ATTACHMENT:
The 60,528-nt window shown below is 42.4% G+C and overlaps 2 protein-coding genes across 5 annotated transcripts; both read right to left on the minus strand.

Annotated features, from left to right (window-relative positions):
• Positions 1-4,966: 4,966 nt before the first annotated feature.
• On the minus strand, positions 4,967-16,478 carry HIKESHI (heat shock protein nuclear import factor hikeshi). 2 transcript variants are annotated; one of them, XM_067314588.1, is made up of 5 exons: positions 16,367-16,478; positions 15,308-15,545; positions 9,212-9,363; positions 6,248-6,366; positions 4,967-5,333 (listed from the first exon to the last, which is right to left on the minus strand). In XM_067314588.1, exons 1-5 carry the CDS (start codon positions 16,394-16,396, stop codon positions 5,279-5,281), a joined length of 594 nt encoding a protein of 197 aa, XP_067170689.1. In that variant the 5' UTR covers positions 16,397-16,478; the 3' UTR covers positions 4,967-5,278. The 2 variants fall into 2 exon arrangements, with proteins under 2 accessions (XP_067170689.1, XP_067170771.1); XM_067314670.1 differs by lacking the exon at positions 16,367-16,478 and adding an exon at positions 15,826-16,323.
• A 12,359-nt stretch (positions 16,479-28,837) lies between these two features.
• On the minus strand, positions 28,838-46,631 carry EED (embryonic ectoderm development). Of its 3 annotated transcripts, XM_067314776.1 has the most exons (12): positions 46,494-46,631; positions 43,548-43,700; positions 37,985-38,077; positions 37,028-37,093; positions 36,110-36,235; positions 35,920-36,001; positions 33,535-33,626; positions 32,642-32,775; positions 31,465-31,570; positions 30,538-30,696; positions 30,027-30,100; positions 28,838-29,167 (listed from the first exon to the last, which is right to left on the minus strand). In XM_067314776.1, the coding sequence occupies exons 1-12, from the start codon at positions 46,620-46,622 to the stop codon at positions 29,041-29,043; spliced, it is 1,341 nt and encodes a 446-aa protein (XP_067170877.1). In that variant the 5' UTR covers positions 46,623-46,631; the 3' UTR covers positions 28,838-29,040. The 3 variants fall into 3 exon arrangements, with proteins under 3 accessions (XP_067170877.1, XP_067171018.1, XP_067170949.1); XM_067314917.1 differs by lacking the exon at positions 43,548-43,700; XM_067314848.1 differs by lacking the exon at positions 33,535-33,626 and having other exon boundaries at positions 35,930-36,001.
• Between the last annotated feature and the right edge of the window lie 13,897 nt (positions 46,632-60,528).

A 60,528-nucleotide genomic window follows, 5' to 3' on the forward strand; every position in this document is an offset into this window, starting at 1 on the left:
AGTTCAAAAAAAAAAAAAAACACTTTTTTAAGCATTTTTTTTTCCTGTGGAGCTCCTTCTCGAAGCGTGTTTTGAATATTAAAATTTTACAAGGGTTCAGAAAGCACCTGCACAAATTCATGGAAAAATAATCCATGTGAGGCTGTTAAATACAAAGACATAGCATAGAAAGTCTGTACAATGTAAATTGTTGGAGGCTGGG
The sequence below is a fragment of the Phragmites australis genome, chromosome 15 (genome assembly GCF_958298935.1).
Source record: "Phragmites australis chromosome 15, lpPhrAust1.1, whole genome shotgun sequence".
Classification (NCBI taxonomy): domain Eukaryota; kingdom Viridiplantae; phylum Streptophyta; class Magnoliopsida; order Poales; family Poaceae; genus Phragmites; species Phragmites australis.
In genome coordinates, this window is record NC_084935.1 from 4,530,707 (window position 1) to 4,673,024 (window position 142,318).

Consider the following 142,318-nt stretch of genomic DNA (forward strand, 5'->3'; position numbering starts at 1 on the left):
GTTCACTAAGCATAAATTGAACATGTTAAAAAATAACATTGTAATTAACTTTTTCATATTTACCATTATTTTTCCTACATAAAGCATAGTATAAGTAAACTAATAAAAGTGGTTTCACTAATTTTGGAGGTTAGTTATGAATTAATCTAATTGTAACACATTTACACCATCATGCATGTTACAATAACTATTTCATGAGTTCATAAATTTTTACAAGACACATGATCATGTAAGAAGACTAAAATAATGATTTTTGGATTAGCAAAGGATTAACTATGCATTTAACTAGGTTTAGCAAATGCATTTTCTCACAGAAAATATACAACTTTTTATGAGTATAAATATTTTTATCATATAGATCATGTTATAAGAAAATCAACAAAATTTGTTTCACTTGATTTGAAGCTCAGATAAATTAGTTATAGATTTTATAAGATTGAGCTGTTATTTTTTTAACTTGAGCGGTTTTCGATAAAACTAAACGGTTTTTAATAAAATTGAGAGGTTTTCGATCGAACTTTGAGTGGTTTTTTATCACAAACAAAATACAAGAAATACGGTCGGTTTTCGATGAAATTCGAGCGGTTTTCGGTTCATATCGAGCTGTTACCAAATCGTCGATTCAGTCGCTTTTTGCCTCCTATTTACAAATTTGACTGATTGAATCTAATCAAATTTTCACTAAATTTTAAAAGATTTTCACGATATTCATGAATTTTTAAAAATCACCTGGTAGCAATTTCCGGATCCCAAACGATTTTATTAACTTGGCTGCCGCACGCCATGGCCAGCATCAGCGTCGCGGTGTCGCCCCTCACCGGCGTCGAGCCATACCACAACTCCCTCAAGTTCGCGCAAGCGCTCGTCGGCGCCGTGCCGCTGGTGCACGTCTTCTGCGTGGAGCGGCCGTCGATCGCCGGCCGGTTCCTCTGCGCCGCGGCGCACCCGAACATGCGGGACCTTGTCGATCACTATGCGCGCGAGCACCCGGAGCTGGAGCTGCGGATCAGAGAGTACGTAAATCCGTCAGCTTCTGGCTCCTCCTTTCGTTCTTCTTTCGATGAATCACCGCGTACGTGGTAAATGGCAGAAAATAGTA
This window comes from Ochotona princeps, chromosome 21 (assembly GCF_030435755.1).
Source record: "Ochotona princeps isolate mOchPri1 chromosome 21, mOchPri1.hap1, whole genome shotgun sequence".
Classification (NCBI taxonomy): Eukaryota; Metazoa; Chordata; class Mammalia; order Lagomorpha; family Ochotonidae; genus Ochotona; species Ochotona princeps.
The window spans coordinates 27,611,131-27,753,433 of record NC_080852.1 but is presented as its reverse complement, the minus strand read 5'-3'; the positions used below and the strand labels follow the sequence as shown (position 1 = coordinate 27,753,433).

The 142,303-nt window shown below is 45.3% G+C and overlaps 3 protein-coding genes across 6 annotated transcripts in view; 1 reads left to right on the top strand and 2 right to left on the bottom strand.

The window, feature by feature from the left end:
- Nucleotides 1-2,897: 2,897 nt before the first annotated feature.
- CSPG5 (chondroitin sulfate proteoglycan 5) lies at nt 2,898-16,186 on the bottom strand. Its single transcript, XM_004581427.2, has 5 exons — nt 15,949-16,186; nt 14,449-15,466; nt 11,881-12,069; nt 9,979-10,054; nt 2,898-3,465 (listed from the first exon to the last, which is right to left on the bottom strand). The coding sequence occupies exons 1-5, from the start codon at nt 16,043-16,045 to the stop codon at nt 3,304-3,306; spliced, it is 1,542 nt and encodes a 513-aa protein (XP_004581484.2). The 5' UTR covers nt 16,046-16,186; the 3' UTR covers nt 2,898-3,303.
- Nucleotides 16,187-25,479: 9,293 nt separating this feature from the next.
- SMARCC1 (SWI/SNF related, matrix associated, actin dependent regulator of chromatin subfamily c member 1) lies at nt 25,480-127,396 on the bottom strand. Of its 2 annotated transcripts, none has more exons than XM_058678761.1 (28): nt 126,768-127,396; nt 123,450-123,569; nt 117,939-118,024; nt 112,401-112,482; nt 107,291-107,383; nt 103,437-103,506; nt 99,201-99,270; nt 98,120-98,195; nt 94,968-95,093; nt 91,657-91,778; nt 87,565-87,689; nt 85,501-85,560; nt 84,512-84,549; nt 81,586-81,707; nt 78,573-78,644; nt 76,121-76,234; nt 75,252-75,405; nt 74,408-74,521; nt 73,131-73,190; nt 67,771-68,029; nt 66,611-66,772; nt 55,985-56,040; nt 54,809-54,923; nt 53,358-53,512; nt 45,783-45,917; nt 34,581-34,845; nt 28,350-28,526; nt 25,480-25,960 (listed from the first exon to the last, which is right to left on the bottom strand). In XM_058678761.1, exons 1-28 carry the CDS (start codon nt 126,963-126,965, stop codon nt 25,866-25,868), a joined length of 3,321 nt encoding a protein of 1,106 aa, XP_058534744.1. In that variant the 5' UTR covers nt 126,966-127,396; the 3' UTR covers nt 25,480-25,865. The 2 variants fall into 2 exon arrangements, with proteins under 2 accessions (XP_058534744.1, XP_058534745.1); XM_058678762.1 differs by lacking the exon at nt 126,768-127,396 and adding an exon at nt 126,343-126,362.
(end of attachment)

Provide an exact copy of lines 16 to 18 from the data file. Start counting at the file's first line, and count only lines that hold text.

This window comes from Ochotona princeps, chromosome 21 (assembly GCF_030435755.1).
Source record: "Ochotona princeps isolate mOchPri1 chromosome 21, mOchPri1.hap1, whole genome shotgun sequence".
Classification (NCBI taxonomy): Eukaryota; Metazoa; Chordata; class Mammalia; order Lagomorpha; family Ochotonidae; genus Ochotona; species Ochotona princeps.